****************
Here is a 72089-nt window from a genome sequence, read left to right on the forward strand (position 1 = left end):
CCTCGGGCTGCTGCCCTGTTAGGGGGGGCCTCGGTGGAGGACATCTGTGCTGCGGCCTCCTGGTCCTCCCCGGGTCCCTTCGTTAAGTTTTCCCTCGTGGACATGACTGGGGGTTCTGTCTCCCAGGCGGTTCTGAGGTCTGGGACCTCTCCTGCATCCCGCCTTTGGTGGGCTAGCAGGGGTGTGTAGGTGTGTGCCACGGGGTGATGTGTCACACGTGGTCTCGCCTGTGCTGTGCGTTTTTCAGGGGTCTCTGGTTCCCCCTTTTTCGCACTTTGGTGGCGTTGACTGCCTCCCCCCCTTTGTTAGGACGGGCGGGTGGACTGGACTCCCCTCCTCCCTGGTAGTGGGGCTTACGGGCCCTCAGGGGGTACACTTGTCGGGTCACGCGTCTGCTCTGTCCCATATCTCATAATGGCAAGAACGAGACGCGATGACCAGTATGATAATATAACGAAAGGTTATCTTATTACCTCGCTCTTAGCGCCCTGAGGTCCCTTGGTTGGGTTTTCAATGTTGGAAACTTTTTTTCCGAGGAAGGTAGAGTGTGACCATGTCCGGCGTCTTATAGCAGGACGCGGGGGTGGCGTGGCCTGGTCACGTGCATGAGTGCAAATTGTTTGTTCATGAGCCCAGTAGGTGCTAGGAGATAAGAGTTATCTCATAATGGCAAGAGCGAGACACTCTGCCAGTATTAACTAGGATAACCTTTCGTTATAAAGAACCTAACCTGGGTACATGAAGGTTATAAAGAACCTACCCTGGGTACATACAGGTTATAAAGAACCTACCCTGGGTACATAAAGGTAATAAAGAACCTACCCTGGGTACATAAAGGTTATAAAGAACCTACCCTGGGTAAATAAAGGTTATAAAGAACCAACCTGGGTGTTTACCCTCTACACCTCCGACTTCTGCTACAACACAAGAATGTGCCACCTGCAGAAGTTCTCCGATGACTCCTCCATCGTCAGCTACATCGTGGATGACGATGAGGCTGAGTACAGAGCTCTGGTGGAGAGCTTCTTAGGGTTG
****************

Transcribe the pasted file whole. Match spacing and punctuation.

Here is a 72089-nt window from a genome sequence, read left to right on the forward strand (position 1 = left end):
CCTCGGGCTGCTGCCCTGTTAGGGGGGGCCTCGGTGGAGGACATCTGTGCTGCGGCCTCCTGGTCCTCCCCGGGTCCCTTCGTTAAGTTTTCCCTCGTGGACATGACTGGGGGTTCTGTCTCCCAGGCGGTTCTGAGGTCTGGGACCTCTCCTGCATCCCGCCTTTGGTGGGCTAGCAGGGGTGTGTAGGTGTGTGCCACGGGGTGATGTGTCACACGTGGTCTCGCCTGTGCTGTGCGTTTTTCAGGGGTCTCTGGTTCCCCCTTTTTCGCACTTTGGTGGCGTTGACTGCCTCCCCCCCTTTGTTAGGACGGGCGGGTGGACTGGACTCCCCTCCTCCCTGGTAGTGGGGCTTACGGGCCCTCAGGGGGTACACTTGTCGGGTCACGCGTCTGCTCTGTCCCATATCTCATAATGGCAAGAACGAGACGCGATGACCAGTATGATAATATAACGAAAGGTTATCTTATTACCTCGCTCTTAGCGCCCTGAGGTCCCTTGGTTGGGTTTTCAATGTTGGAAACTTTTTTTCCGAGGAAGGTAGAGTGTGACCATGTCCGGCGTCTTATAGCAGGACGCGGGGGTGGCGTGGCCTGGTCACGTGCATGAGTGCAAATTGTTTGTTCATGAGCCCAGTAGGTGCTAGGAGATAAGAGTTATCTCATAATGGCAAGAGCGAGACACTCTGCCAGTATTAACTAGGATAACCTTTCGTTATAAAGAACCTAACCTGGGTACATGAAGGTTATAAAGAACCTACCCTGGGTACATACAGGTTATAAAGAACCTACCCTGGGTACATAAAGGTAATAAAGAACCTACCCTGGGTACATAAAGGTTATAAAGAACCTACCCTGGGTAAATAAAGGTTATAAAGAACCAACCTGGGTGTTTACCCTCTACACCTCCGACTTCTGCTACAACACAAGAATGTGCCACCTGCAGAAGTTCTCCGATGACTCCTCCATCGTCAGCTACATCGTGGATGACGATGAGGCTGAGTACAGAGCTCTGGTGGAGAGCTTCTTAGGGTTG